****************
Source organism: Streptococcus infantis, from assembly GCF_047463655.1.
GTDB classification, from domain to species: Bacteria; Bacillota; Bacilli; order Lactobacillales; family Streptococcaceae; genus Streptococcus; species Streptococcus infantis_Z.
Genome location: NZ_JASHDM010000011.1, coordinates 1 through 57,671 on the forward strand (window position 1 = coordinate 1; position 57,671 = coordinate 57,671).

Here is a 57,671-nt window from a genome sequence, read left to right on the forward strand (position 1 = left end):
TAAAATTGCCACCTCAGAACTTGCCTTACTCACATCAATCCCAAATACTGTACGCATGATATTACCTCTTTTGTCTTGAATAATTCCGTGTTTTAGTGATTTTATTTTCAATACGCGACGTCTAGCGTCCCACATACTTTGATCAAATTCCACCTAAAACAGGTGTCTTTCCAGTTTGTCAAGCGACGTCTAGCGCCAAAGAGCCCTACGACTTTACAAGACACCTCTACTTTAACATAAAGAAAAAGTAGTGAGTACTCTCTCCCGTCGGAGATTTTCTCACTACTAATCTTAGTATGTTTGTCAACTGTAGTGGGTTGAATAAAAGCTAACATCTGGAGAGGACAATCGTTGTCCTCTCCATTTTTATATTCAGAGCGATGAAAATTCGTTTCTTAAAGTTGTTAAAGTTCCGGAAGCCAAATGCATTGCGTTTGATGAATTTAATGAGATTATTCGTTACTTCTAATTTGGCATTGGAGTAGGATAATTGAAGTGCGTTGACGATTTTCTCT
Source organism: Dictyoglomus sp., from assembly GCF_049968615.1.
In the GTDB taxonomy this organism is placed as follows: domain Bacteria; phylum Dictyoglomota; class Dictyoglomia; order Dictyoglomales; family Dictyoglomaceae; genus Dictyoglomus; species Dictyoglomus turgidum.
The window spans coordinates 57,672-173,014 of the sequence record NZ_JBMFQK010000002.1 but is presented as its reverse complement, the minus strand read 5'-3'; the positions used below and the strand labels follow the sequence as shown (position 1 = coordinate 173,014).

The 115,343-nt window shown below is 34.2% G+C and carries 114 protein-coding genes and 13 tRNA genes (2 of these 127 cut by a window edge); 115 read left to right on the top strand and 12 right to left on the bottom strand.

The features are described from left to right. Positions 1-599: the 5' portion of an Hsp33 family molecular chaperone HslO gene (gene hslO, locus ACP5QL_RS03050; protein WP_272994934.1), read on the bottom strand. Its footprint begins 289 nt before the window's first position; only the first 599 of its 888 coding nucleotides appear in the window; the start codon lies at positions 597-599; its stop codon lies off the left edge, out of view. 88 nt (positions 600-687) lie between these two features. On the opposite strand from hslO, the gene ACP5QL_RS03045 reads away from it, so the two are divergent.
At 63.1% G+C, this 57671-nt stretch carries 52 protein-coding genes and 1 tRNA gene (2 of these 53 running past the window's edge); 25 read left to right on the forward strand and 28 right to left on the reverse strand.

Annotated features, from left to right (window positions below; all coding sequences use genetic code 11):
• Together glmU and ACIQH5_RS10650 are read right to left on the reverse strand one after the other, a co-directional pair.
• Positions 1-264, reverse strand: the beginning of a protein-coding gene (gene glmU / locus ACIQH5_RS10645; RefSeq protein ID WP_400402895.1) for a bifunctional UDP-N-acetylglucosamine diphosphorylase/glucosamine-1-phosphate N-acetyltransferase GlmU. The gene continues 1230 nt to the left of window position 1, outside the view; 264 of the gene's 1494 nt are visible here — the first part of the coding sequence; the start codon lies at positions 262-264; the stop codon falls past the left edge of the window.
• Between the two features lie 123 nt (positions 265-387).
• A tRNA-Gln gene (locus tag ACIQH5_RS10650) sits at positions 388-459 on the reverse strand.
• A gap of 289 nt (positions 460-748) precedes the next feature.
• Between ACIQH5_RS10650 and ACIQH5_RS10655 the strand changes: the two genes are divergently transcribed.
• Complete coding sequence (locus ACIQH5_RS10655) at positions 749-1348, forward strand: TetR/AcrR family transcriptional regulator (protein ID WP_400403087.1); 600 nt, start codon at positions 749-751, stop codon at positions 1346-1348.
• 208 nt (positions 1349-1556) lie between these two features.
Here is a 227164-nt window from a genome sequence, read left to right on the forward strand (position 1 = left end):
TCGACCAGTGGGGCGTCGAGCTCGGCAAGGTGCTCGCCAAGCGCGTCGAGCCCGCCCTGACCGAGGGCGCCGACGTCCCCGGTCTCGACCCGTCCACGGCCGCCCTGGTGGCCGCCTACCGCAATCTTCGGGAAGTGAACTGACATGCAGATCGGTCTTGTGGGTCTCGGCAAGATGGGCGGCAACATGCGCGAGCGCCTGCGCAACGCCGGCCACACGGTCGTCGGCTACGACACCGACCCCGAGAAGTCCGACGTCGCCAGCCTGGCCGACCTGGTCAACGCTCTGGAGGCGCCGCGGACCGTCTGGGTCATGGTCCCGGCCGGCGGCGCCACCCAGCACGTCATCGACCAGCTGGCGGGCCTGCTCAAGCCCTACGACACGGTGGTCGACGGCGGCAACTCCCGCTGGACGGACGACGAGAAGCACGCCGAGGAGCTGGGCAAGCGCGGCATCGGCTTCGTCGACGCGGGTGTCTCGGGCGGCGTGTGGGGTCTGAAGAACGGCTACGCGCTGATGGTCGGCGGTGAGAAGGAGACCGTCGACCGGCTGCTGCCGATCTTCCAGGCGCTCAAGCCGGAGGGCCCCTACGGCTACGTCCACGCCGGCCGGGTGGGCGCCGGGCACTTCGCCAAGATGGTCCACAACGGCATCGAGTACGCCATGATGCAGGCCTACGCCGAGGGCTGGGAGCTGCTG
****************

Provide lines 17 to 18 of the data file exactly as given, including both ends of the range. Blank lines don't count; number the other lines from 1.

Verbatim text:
• A gap of 289 nt (positions 460-748) precedes the next feature.
• Between ACIQH5_RS10650 and ACIQH5_RS10655 the strand changes: the two genes are divergently transcribed.